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On the heels of solid victories at the U.S. Supreme Court last term, business hopes to build another winning record in the new term. But it’s aiming for victory in a broader array of cases, involving intellectual property, class actions, banking, arbitration and environmental regulation. In the term that opens on Oct. 2, nearly half of the 34 cases already slotted for review by the justices have potential ramifications for the day-in, day-out operation of businesses. “These are big and important cases,” says veteran high court advocate John G. Roberts of Washington, D.C.’s Hogan & Hartson, who will argue two of the 34. “You hear a lot of criticism that the court likes the glamorous cases. But look at the first case the court is going to hear.” He is referring to Gitlitz v. Commissioner of Internal Revenue, No. 99-1295, involving the tax treatment of discharged indebtedness by an insolvent Subchapter S corporation. “It’s not a glamorous one, but a question the justices really need to address. So they’re doing their job of resolving circuit conflicts.” The business cases also are more diversified than last term’s lot, says Robin Conrad, senior vice president of the National Chamber Litigation Center. “That makes me think it will be a more interesting term.” For the chamber — indeed for the many businesses that cope with federal regulations — the case with the “greatest potential ramifications,” says Conrad, is Browner v. American Trucking Associations, No. 99-1257, as well as a companion case, American Trucking Associations v. Browner, No. 99-1426. In those two cases, the court will examine whether Congress unconstitutionally delegated legislative power to the Environmental Protection Agency under the Clean Air Act and whether regulatory agencies can use a cost-benefit analysis, among other factors, when setting regulatory standards. “These cases are particularly important in terms of the breadth of the economy they address and the compliance costs involved for business,” Conrad says. Although he hasn’t plotted the trend statistically, another veteran Supreme Court practitioner, Alan Untereiner of the Washington, D.C., office of Chicago’s Mayer, Brown & Platt, says his sense is that business is doing better generally in the Rehnquist Court. That may have something to do with the newest justices, he suggests. “Justice [Ruth Bader] Ginsburg takes legal argumentation and arguments about method very seriously, and she is concerned to decide cases narrowly,” he explains. “Justice [Stephen G.] Breyer has a very sophisticated understanding of the complexity of modern regulation. Justice [David H.] Souter’s opinion in last term’s HMO case reflects a very nuanced understanding of how health care works and the social choices that are made in designing an HMO system.” Last term was a “very solid term for business,” says Untereiner. And if the justices agree to add the government’s antitrust battle with Microsoft Corp. to its agenda, he says, “an already important term will become enormously important.” SEPARATING POWER The Browner cases involve Section 109 of the Clean Air Act, which directs the Environmental Protection Agency to set national ambient air-quality standards to protect the public health and welfare. The U.S. Court of Appeals for the District of Columbia rejected the EPA’s 1997 revised standards for ozone and particulate matter. It held that the EPA’s interpretation of its authority under Section 109 made that provision an unconstitutional delegation of legislative power. The court said that the agency’s interpretation would allow it to set standards at “any point between zero and a hair below the concentrations yielding London’s killer fog.” The D.C. Circuit also held — this is being appealed in the second Browner case by American Trucking Associations — that the EPA cannot consider the cost of implementing the air quality standards when it is setting the standards, only the health effects. The EPA cases raise the “very important issue of just how Congress should relate to the independent federal agencies under the Constitution,” says high court scholar Thomas Baker of Drake University Law School’s Constitutional Law Resource Center. “The question of whether Congress is passing the buck to these agencies has the potential for having the greatest impact in all of these cases.” The chamber’s Conrad says she doesn’t believe that the cases threaten to end the administrative state. “They’re not that broad,” she says. “But they’re very important in terms of the exercise of unbridled authority by administrative agencies, an issue we face with [the Occupation Safety and Health Administration] and a number of agencies.” Buckman v. Plaintiffs’ Legal Committee, No. 98-1768, is also about the proper allocation of authority, but in the federal-state context. In Buckman, a challenge out of the 3rd Circuit, the justices will decide whether the federal Medical Device Amendments of 1976 pre-empt state-law tort claims alleging that the Buckman Co. deceived the Food and Drug Administration during the process for obtaining approval to market orthopedic bone screws. The underlying class action involves thousands of plaintiffs who claim that they suffered injuries resulting from the implantation of the bone screws into the pedicles of their spines. The 3rd Circuit found that the state-law “fraud on the agency” claims were neither expressly nor impliedly pre-empted by federal law. The court relied on a key high court precedent — Medtronic v. Lohr, 518 U.S. 470 (1996). The state-law fraud-on-the-agency claim is potentially available in a wide range of pre-emption contexts, including telecommunications and boat safety, says Untereiner, whose partner, Kenneth Geller, is representing the Buckman Co. before the high court. ARBITRATING PROBLEMS The justices this term also will decide a trio of arbitration cases. In E astern Associated Coal Corp. v. UMW, District 17, No. 99-1038, the justices will decide whether a court can overrule an arbitrator’s decision to reinstate an employee to a safety-sensitive job after the employee tested positive for drug use. In Circuit City Stores Inc. v. Adams, No. 99-1379, the court will examine the Federal Arbitration Act to decide whether it applies to employment contracts. And in Green Tree Financial Corp. v. Randolph, No. 99-1235, the justices face several questions, including whether an arbitration provision that is silent on costs and fees is enforceable under the Federal Arbitration Act. “Employers are sort of caught between the rock and hard place — facing liability when trying to get rid of a bad actor and facing arbitrators who are trying to reinstate the employee,” says Roberts, who is representing Eastern. “What does a court do in that situation? The issue comes up over and over again, in the drug use and safety arena, and even in sexual and racial harassment.” Other cases to watch this term for their impact on business include: � U.S. v. Mead Corp., No. 99-1434: Mead challenged the U.S. Customs Service’s classification of its imported day planners as “bound diaries” subject to a tariff. The justices will decide whether courts reviewing these classifications must defer to the service’s rulings. � Missouri Director of Revenue v. CoBank ACB, No. 99-1792: Missouri and 22 other states, along with the private banking industry, want farmer-owned lending cooperatives — entities established by federal charter — to pay state income taxes. � TrafFix Devices Inc. v. Marketing Displays Inc., No. 99-1571: The case is at the intersection of trade dress and patent protection. The justices will decide whether federal trade dress protection extends to product configurations that had been covered by an expired utility patent. � Egelhoff v. Egelhoff, No. 99-1529: The court will determine whether the Employee Retirement Income Security Act pre-empts a state law that requires ERISA plan benefits to be paid to someone other than the designated beneficiary.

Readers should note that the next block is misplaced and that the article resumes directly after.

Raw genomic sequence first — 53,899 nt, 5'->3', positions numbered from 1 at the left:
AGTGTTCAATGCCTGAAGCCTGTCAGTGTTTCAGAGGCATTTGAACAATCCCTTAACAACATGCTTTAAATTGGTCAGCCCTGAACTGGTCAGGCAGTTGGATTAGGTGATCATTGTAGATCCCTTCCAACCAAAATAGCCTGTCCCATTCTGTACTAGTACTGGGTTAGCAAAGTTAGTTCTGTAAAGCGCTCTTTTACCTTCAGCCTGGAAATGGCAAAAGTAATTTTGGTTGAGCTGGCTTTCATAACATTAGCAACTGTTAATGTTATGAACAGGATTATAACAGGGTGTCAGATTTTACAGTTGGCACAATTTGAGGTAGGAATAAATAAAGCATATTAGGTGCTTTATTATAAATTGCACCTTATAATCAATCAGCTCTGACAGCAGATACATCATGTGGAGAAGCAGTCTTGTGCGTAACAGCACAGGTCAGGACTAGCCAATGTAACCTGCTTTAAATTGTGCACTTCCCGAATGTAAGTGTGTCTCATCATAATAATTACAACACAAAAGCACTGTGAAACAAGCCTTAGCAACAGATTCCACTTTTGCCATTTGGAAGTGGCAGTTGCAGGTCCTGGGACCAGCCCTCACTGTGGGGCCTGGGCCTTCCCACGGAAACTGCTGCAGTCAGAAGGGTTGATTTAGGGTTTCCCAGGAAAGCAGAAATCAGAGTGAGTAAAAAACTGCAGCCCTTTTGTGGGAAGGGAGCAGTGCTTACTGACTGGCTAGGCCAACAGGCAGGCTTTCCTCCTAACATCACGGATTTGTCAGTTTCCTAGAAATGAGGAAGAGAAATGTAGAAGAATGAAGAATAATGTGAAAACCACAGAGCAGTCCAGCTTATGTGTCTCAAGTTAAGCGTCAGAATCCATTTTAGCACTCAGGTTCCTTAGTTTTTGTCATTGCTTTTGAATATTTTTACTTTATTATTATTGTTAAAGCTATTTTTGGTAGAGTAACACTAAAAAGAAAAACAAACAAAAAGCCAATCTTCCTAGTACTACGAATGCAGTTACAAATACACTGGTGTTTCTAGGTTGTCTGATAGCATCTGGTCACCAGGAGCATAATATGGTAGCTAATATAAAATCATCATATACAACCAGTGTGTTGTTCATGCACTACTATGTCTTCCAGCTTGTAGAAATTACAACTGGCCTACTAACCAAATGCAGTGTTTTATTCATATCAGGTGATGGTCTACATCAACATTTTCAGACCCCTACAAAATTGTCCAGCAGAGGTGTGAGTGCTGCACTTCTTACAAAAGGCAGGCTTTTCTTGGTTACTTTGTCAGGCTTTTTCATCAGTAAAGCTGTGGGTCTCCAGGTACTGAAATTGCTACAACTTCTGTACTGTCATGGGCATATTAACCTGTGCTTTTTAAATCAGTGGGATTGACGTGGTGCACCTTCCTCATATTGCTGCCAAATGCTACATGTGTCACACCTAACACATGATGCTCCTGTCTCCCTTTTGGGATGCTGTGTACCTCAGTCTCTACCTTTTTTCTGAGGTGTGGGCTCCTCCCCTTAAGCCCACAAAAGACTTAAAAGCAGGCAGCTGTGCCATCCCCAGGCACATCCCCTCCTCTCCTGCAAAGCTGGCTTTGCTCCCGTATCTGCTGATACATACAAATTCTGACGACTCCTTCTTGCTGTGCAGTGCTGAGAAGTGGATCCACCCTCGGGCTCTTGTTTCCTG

U.S. Supreme Court: Year in Review. Free Program. September 11-26.